Thrilled to announce that State v. Claus is now live as an e-book on Kobo and Amazon! In the coming days, I will update you as the e-book goes live on other platforms, including Barnes and Noble, Apple, and Google Play. The paperback will be released in early November, at which signed bookplates will be […]
When I was young, I treated recipes with undue reverence. I assumed that the unknown creators possessed knowledge and wisdom that I did not, to the point where, at age eleven, I consulted the back of the SpaghettiOs can to see how long I should cook them and at what temperature. (The instruction to “cook until heated through”—no time, no temperature—left me flummoxed.)
For many, 2019 was difficult; for nearly all of us, 2020 has been immensely more so. Some have complained vociferously about having to spend much more time at home in order to slow the spread of the coronavirus. Their unending litany—“I’m so bored! I’m so frustrated! I hate staying home! I want to go out!”—overlooks one simple point: the incredible luxury of actually having a home to stay in.
Many have been unable to shelter at home for the most basic reason of all—they are homeless. One article suggests that through the end of October, 2020, the COVID-19 mortality rate for sheltered homeless persons in New York City was seventy-five (75%) percent higher than for those who have homes. (The article noted that due to a lack of data, it did not include mortality rates for unsheltered persons—in other words, those who were living on the streets rather than in a shelter.)
December 21 is National Homeless Persons’ Memorial Day. Last year, I attended a service honoring those who had died over the previous year while experiencing homelessness. As the organizer said, for many of them, this service would be “the only remembrance and recognition of their passing.” Afterward, I shared the following essay about the service, and about a homeless man named George who changed my life.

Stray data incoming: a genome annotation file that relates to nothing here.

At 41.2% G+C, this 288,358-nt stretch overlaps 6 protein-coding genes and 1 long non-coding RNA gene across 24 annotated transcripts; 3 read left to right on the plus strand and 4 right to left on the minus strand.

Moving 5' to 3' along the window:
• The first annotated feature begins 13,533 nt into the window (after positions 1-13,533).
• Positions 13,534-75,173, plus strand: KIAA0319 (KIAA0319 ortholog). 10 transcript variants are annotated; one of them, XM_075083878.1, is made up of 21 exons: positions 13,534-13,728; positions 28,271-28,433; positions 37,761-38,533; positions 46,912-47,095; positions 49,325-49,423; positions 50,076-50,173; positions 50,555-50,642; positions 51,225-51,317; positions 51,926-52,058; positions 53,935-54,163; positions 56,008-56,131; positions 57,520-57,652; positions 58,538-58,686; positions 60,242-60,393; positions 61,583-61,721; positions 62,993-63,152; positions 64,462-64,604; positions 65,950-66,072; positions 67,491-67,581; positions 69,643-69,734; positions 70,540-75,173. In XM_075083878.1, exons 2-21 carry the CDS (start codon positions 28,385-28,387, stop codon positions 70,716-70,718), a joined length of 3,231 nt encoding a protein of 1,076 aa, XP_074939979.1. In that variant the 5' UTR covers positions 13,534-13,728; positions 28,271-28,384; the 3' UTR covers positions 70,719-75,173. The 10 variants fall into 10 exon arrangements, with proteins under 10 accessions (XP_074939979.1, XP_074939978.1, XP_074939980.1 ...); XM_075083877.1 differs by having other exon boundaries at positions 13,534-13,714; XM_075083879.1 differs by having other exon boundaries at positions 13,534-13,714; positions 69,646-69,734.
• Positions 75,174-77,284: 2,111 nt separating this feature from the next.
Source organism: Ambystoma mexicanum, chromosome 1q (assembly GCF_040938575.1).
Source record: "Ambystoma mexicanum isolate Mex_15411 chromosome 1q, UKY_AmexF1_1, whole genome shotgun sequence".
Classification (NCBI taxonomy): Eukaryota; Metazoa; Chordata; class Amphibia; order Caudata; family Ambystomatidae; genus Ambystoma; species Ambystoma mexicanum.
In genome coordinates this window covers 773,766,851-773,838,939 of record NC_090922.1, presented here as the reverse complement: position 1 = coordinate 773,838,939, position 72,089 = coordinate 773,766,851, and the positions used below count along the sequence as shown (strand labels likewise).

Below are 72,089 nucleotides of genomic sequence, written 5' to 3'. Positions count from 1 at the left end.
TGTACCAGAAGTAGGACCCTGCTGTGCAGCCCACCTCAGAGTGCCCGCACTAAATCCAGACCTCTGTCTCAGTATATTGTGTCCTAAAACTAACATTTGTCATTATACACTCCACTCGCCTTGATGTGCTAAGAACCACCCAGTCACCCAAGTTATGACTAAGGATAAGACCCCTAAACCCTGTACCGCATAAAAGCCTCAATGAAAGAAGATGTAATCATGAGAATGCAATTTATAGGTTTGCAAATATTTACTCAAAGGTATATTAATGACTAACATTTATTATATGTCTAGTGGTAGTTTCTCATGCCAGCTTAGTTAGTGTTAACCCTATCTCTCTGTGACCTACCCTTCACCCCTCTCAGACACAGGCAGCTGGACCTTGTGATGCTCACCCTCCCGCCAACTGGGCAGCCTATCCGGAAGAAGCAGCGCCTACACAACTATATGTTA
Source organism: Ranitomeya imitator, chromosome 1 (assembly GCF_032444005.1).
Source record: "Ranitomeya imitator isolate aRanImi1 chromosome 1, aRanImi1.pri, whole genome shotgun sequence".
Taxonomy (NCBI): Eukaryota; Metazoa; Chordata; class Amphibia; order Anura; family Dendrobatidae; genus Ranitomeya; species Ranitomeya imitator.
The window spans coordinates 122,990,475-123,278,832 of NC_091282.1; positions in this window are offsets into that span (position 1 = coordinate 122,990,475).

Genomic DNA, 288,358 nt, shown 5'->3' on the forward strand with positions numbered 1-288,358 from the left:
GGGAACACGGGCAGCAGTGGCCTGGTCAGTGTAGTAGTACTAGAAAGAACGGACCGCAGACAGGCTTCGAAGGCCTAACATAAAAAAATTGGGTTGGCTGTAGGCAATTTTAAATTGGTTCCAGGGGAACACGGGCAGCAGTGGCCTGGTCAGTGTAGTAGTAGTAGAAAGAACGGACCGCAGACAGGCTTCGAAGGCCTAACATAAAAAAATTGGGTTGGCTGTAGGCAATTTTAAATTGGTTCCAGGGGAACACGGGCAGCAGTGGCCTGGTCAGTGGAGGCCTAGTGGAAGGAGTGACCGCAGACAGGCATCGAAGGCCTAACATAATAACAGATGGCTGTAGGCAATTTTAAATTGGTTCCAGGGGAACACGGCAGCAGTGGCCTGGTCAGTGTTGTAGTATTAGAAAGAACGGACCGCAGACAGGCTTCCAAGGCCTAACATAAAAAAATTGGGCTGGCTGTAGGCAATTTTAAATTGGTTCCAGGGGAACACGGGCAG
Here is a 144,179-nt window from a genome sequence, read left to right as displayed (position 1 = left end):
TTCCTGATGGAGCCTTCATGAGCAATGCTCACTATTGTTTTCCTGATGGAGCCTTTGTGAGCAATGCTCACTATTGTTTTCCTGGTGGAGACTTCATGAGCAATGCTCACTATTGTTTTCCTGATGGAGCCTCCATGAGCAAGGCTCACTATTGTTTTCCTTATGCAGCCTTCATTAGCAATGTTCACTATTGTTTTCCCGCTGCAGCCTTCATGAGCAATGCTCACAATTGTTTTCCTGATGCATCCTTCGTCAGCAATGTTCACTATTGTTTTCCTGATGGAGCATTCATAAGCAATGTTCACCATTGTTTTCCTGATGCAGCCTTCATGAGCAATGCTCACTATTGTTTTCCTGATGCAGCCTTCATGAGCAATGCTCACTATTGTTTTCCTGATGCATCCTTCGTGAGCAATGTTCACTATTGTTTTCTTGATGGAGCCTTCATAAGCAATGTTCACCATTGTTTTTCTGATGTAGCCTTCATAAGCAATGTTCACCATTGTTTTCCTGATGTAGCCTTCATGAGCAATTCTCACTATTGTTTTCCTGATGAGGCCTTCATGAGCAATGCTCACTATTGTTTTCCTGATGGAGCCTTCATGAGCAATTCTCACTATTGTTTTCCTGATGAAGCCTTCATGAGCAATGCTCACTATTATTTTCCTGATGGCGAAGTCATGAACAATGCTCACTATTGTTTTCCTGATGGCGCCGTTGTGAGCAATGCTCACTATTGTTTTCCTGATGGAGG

As we face the longest night of the year, let us not forget those who have no home in which to take shelter from the darkness.
December 21. The shortest day of the year. The longest night. The greatest darkness.
Reader Elizabeth Flynn sent me this pic after she bought State v. Claus at River Bend Bookshop in Glastonbury, CT, which means she’s supporting TWO local businesses–River Bend Bookshop and TuxedoCatPress!
(On second thought, make that THREE local businesses–River Bend Bookshop, Tuxedo Cat Press, and P. Jo Anne Burgh, Author!)
It’s Small Business Saturday, so be like Elizabeth Flynn and support your local small businesses!
P.S. State v. Claus is available from other local bookshops, too, including Sparta Books in Sparta, NJ. If your store doesn’t have it in stock, just tell the person in charge of ordering that it’s available through Ingram. They’ll know what that means.
As I write this on the evening before Thanksgiving, 2020, I await the results of my COVID test. A year ago, that sentence would have made no sense; today, a large portion of the population is the same position. But because scientists and technicians and engineers researched and experimented and invented, we not only have the capacity to know what (if anything) we have and what we can do about it, but we can take steps to manage it.
As we reflect on all the inventors have done for us, say it with me:
Sixteen years ago, I was going in for minor surgery, and it occurred to me to wonder what would happen if I didn’t come out of it. General anesthesia carries that risk. The funny thing is that I didn’t regret not marrying or not having kids. As I filled out pre-op forms, I realized that if I died, what I’d regret most at that last moment was that I’d never written a book.